Did Branwell Brontë really die standing up?
The writer Somerset Maugham says he did… maybe.
We mentioned earlier Maugham’s 1948 book Great Novelists and Their Novels, in which he names Emily Brontë‘s Wuthering Heights as one of the 10 greatest novels of all time. But we didn’t mention that while writing about Brontë, Maugham relates a curious anecdote about the death of her older brother, Branwell.
The setup: Branwell Brontë was hired to tutor the children of a wealthy clergyman, Mr. Edmund Robinson. “Mr. Robinson was an elderly invalid with a youngish wife and Branwell, though she was seventeen years older than he, fell in love with her and she with him.”
Mr. Robinson discovered the affair and ordered his wife never to see Branwell Brontë again. Branwell, despairing, turned to booze and opium.
But wait! The clergyman died! Branwell was given sudden hope that he would be reunited with his lover — until a letter from her arrived the next day, begging him to stay away forever. The old man had arranged it that she would lose her new fortune and the custody of her children if she saw him even once.
Maugham describes what happened next:
Branwell proceeded to drink himself to death. When he knew the end was come, wanting to die standing, he insisted upon getting up. He had only been in bed a day. [His sister] Charlotte was so upset that she had to be led away, but her father, Anne and Emily looked on while he rose to his feet and after a struggle that lasted twenty minutes died, as he wished, standing.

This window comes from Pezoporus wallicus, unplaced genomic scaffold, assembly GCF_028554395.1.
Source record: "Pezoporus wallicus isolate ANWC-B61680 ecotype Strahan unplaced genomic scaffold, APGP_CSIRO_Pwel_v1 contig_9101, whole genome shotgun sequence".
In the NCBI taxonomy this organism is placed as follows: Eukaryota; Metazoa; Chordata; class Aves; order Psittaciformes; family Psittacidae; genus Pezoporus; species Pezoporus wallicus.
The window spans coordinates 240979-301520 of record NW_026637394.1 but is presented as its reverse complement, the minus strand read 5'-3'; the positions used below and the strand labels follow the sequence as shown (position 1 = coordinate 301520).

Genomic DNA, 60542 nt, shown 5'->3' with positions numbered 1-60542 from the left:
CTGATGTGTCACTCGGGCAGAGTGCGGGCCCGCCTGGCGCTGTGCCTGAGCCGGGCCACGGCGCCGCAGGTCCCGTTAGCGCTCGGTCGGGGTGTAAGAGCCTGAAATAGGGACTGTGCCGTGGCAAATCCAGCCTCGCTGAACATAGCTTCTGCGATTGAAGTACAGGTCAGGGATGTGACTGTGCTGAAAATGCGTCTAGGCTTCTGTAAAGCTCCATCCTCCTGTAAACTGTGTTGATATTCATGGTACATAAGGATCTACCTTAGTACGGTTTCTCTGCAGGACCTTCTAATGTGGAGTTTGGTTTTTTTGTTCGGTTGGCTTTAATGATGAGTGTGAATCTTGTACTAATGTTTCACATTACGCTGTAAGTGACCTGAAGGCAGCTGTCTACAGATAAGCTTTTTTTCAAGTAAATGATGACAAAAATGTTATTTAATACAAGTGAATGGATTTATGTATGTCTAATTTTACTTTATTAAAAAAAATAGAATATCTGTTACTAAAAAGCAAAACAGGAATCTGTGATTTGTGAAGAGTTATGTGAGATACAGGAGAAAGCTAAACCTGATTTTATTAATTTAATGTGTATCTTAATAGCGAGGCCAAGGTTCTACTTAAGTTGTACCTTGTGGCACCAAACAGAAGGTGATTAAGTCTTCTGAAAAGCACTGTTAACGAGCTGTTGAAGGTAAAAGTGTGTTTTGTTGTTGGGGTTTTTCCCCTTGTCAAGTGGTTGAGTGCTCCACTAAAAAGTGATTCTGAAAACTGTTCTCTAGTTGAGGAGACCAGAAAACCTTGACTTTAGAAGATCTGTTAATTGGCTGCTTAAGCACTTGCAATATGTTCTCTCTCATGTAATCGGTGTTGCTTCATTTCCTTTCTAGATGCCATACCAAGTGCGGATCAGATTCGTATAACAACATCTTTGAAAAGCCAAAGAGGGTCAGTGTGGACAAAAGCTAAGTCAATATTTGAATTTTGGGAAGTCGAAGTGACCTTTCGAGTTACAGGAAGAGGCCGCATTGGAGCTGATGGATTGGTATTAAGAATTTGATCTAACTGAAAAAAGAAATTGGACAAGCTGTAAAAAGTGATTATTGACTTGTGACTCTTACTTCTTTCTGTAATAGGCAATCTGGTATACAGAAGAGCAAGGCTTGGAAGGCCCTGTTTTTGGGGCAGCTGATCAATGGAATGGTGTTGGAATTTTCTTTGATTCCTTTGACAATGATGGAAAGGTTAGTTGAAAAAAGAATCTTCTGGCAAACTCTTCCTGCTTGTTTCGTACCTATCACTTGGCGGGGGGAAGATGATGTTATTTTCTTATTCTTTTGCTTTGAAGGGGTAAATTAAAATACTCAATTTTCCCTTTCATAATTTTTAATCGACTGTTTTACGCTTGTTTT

Yowza! Maugham doesn’t explain why anyone might want to die on his feet. Branwell Brontë was later said to be set on demonstrating “the power of the human will.” Perhaps he was remembering the Roman emperor Vespasian, who was reported by Suetonius to have said “An emperor ought to die standing” and then died while attempting to get up.
Or maybe Branwell just liked to seem different. Somerset Maugham does add a qualifier about the story:
I should warn the reader that this account of Branwell’s love and death is such as was gathered from persons who may be supposed to have known the facts; but the author of the article on the Brontes in the English Dictionary of National Biography, writing many years after the event, claims that there is no truth in it. Perhaps with a little more imagination and less bile against Branwell he might not have been so positive.
Maugham’s right: the standing-up tale is too good to debunk. In any case, there’s no dispute that Emily Brontë’s death followed Branwell’s in short order:
Emily never went out of doors after the Sunday following his death. She was ill. “Her reserved nature occasions me great uneasiness,” Charlotte wrote to a friend. “It is useless to question her; you get no answers. It is still more useless to recommend remedies; they are never adopted.” When a doctor was sent for she would not see him. She made no complaints; she wanted neither sympathy nor help. She would let no one do anything for her, and when anyone tried resented it.
One morning Emily Brontë got up, dressed herself and began to sew; she was short of breath and her eyes were glazed, but she went on working. She grew steadily worse and at midday asked for a doctor. It was too late. At two she died.
Those high-strung writers!
[Update: Turns out it is possible to die standing up… if not necessarily noble.]